David Smilde has a pretty devastating op-ed in the New York Times about Chavismo.
Hence Chavismo has come full circle. From a movement that showed how nonelite actors could use the instruments of electoral democracy to upend an entrenched elite, Chavismo has itself become an entrenched elite preventing those same instruments from upending it.
That sums it up. It sums up so many governments over the years that came to office with a message of change, which becomes impossible once you are the one in power defending your own interests.
His conclusion is also true:
Any dialogue that occurs should not be seen as an alternative to the referendum but should focus primarily on restoring the people’s right to choose their leaders. Debate regarding the economy, education and crime would serve only as a red herring for a government that is doing whatever it can to prevent change.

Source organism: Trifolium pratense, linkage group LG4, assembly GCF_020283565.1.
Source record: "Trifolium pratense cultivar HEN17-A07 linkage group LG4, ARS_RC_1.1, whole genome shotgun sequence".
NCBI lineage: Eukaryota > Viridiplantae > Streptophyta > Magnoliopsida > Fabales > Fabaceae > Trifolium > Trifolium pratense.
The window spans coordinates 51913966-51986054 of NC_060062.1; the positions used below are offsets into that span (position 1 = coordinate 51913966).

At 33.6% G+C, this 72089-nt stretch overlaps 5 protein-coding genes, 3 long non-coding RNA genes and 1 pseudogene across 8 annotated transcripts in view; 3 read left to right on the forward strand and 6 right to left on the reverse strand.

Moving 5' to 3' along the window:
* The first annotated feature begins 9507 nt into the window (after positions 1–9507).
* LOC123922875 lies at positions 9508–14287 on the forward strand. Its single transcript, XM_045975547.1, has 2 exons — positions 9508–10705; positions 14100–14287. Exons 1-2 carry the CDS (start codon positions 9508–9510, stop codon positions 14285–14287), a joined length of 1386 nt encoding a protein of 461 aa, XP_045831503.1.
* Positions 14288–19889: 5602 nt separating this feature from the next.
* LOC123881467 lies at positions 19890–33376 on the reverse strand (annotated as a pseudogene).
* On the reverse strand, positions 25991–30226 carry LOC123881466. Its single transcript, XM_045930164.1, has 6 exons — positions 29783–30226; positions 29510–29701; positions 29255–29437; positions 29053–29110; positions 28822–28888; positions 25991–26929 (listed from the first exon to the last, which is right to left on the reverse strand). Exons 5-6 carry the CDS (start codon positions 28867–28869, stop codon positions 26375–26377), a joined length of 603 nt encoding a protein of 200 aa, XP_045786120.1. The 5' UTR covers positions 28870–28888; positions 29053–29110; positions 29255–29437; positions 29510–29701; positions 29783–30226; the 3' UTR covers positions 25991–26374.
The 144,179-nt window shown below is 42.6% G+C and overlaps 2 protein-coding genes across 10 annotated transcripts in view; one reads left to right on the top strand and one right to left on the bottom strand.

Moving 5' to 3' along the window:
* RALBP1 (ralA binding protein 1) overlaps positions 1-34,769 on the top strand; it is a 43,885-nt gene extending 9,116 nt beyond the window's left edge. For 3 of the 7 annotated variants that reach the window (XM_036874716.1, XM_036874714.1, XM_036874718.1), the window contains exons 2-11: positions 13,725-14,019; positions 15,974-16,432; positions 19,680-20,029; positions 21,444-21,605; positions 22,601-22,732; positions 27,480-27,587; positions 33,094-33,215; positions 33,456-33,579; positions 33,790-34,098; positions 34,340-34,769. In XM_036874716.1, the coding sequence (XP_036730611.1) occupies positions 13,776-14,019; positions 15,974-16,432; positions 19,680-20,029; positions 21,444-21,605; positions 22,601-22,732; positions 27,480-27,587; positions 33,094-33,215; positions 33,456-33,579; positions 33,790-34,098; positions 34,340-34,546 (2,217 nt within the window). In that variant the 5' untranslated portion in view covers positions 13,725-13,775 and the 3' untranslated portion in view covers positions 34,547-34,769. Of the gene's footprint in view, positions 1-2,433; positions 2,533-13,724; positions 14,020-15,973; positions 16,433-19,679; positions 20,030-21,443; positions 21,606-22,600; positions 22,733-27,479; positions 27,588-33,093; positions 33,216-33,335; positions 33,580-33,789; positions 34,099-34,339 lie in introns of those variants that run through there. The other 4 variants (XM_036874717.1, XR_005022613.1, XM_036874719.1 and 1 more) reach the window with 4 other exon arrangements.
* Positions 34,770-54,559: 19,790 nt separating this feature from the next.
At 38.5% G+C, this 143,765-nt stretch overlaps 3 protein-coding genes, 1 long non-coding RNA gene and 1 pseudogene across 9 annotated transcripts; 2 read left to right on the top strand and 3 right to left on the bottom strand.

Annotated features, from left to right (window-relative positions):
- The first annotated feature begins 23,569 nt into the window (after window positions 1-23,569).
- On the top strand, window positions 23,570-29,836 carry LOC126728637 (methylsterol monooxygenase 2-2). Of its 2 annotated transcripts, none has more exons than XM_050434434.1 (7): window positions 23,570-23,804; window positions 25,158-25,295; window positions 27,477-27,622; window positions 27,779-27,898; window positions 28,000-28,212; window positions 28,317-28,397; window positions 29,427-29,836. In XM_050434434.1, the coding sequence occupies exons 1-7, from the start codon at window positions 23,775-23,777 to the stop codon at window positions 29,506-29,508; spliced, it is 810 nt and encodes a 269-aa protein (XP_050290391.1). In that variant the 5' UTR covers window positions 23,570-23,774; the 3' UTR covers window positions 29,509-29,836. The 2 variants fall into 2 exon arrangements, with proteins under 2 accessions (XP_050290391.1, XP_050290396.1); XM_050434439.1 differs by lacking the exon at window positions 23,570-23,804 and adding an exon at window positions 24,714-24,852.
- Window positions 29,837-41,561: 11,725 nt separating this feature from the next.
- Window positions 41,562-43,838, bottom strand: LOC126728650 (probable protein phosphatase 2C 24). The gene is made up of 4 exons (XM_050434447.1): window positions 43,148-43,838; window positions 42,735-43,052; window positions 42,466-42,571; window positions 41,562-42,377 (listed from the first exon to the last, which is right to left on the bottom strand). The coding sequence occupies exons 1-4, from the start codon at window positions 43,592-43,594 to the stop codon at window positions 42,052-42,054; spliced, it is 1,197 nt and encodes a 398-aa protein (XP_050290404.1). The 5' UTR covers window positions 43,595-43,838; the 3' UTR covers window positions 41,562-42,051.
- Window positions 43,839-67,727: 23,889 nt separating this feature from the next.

The government's refusal to allow a vote has delayed things to the point that if a recall is held, it will be too late for a new election if the government loses the vote. Instead, the Vice President would take over. The opposition will have to decide whether this is an acceptable alternative. If it is, then the dialogue has a logical goal. If it isn't, or if the opposition is too divided even to decide, then I'm not sure what dialogue will accomplish.